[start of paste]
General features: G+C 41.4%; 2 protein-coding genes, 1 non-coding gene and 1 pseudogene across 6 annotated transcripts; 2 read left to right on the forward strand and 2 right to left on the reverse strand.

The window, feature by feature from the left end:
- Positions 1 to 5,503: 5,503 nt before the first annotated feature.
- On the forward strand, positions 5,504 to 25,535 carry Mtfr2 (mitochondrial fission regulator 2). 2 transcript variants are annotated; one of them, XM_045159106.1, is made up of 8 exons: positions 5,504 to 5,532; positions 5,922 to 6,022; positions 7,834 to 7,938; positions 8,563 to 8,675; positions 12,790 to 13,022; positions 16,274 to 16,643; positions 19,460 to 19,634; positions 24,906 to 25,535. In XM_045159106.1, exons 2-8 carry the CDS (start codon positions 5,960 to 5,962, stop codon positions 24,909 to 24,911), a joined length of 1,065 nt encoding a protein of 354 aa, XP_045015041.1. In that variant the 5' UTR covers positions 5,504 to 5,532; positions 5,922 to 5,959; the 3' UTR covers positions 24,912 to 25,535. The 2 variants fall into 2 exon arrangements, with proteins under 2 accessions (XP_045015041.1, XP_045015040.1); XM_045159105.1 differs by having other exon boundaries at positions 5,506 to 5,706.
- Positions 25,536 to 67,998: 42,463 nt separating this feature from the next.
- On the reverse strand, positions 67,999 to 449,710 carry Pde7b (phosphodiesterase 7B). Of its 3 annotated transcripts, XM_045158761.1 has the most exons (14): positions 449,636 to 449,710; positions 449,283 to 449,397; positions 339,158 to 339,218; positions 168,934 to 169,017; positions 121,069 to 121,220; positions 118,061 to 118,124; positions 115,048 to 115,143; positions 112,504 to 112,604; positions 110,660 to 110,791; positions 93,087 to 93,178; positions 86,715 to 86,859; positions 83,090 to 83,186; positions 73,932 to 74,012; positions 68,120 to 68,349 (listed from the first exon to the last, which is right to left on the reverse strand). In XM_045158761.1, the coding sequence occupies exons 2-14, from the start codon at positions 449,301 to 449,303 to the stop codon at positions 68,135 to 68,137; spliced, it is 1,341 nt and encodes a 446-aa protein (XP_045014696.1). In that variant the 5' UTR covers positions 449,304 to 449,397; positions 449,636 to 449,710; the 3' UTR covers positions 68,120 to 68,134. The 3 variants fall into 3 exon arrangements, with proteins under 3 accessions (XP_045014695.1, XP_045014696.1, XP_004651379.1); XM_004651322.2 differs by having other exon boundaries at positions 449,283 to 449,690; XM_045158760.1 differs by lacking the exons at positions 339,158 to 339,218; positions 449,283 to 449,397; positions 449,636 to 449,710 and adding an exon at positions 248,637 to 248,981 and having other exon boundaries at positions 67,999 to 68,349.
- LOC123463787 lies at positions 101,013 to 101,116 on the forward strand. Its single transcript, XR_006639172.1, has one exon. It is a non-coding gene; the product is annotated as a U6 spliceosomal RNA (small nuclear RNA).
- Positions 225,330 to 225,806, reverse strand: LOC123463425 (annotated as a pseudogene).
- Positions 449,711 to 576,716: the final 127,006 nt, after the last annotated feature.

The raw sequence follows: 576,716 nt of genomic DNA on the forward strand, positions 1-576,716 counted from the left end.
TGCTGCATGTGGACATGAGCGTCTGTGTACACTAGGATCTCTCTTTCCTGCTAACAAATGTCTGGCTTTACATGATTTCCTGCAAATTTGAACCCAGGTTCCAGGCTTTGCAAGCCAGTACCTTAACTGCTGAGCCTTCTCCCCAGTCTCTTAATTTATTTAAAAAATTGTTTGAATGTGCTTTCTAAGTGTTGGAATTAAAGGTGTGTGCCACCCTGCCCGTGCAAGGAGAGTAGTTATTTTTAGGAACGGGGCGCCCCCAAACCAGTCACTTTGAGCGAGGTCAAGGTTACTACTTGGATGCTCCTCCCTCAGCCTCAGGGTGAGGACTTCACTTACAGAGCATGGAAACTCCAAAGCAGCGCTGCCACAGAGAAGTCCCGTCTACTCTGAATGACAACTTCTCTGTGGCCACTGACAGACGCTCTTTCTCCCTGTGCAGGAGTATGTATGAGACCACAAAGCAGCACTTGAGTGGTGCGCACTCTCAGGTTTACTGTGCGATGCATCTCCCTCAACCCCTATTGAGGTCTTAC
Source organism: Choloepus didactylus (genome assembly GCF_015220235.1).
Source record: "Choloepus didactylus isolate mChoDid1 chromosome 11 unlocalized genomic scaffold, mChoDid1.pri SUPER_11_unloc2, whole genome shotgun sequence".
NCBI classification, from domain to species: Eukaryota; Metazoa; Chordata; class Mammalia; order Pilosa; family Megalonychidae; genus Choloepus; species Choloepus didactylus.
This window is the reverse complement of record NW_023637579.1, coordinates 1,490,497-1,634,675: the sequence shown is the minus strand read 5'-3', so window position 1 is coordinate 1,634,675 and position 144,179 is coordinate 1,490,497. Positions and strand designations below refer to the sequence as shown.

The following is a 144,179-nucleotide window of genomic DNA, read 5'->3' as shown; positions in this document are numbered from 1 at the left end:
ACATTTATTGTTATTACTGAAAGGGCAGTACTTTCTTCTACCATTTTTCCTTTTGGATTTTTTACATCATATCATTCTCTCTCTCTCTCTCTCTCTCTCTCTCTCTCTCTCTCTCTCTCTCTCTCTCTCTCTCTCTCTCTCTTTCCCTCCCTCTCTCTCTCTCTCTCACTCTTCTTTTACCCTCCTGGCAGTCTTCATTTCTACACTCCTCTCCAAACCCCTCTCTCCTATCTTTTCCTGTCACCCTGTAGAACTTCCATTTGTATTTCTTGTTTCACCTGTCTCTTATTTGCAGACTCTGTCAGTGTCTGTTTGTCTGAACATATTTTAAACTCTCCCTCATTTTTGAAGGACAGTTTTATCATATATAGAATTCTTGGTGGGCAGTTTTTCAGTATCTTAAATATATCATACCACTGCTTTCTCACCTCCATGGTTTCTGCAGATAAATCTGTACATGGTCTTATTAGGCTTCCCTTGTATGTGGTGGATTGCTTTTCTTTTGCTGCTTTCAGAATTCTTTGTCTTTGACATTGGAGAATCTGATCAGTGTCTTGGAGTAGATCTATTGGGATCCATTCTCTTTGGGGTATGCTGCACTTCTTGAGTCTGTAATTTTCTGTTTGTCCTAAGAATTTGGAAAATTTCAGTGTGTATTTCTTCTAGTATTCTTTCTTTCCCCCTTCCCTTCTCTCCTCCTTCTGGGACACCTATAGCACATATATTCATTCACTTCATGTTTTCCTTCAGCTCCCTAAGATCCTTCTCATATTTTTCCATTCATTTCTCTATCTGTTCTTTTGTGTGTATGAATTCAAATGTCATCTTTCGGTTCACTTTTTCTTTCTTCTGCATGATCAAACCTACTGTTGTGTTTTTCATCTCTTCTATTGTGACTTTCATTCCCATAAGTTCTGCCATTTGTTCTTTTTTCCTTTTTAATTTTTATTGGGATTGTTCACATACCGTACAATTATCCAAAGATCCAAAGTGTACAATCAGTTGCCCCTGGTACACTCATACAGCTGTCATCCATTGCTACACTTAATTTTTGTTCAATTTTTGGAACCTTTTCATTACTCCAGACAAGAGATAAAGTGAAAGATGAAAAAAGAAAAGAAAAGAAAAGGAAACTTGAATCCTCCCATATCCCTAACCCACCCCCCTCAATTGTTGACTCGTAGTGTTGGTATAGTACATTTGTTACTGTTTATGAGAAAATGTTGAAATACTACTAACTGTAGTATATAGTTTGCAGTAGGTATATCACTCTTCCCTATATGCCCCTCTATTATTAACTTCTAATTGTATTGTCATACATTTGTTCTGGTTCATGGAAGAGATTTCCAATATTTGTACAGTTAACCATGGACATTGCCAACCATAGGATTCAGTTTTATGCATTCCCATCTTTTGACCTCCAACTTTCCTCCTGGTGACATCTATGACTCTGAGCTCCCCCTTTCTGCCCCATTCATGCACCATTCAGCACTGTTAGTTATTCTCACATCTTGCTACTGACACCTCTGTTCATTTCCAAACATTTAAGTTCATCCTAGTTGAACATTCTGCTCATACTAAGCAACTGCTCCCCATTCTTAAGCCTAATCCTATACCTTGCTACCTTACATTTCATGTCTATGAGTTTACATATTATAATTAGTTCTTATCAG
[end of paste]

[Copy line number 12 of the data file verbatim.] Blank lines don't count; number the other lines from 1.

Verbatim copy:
Source organism: Choloepus didactylus (genome assembly GCF_015220235.1).